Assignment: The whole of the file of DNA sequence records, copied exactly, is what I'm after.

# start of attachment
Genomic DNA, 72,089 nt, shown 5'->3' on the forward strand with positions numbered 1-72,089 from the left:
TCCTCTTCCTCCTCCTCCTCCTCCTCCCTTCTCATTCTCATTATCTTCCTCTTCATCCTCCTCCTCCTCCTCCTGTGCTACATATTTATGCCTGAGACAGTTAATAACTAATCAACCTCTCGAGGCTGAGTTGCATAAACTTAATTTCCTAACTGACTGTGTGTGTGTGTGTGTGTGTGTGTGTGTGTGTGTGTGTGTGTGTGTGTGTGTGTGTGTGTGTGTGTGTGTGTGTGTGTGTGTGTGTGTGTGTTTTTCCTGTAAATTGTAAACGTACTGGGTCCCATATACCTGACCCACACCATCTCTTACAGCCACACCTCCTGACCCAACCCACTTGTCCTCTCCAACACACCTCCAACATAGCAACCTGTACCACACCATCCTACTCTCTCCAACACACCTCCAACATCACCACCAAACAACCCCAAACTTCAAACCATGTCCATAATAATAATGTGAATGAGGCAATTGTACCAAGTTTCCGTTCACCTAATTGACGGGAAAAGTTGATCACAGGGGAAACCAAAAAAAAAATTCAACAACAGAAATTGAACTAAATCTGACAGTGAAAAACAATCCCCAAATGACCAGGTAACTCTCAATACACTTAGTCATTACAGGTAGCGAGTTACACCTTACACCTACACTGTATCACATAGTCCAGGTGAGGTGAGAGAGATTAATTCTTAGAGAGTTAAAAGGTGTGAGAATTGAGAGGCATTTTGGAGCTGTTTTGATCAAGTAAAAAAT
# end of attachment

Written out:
Genomic DNA, 72,089 nt, shown 5'->3' on the forward strand with positions numbered 1-72,089 from the left:
TCCTCTTCCTCCTCCTCCTCCTCCTCCCTTCTCATTCTCATTATCTTCCTCTTCATCCTCCTCCTCCTCCTCCTGTGCTACATATTTATGCCTGAGACAGTTAATAACTAATCAACCTCTCGAGGCTGAGTTGCATAAACTTAATTTCCTAACTGACTGTGTGTGTGTGTGTGTGTGTGTGTGTGTGTGTGTGTGTGTGTGTGTGTGTGTGTGTGTGTGTGTGTGTGTGTGTGTGTGTGTGTGTGTGTGTTTTTCCTGTAAATTGTAAACGTACTGGGTCCCATATACCTGACCCACACCATCTCTTACAGCCACACCTCCTGACCCAACCCACTTGTCCTCTCCAACACACCTCCAACATAGCAACCTGTACCACACCATCCTACTCTCTCCAACACACCTCCAACATCACCACCAAACAACCCCAAACTTCAAACCATGTCCATAATAATAATGTGAATGAGGCAATTGTACCAAGTTTCCGTTCACCTAATTGACGGGAAAAGTTGATCACAGGGGAAACCAAAAAAAAAATTCAACAACAGAAATTGAACTAAATCTGACAGTGAAAAACAATCCCCAAATGACCAGGTAACTCTCAATACACTTAGTCATTACAGGTAGCGAGTTACACCTTACACCTACACTGTATCACATAGTCCAGGTGAGGTGAGAGAGATTAATTCTTAGAGAGTTAAAAGGTGTGAGAATTGAGAGGCATTTTGGAGCTGTTTTGATCAAGTAAAAAAT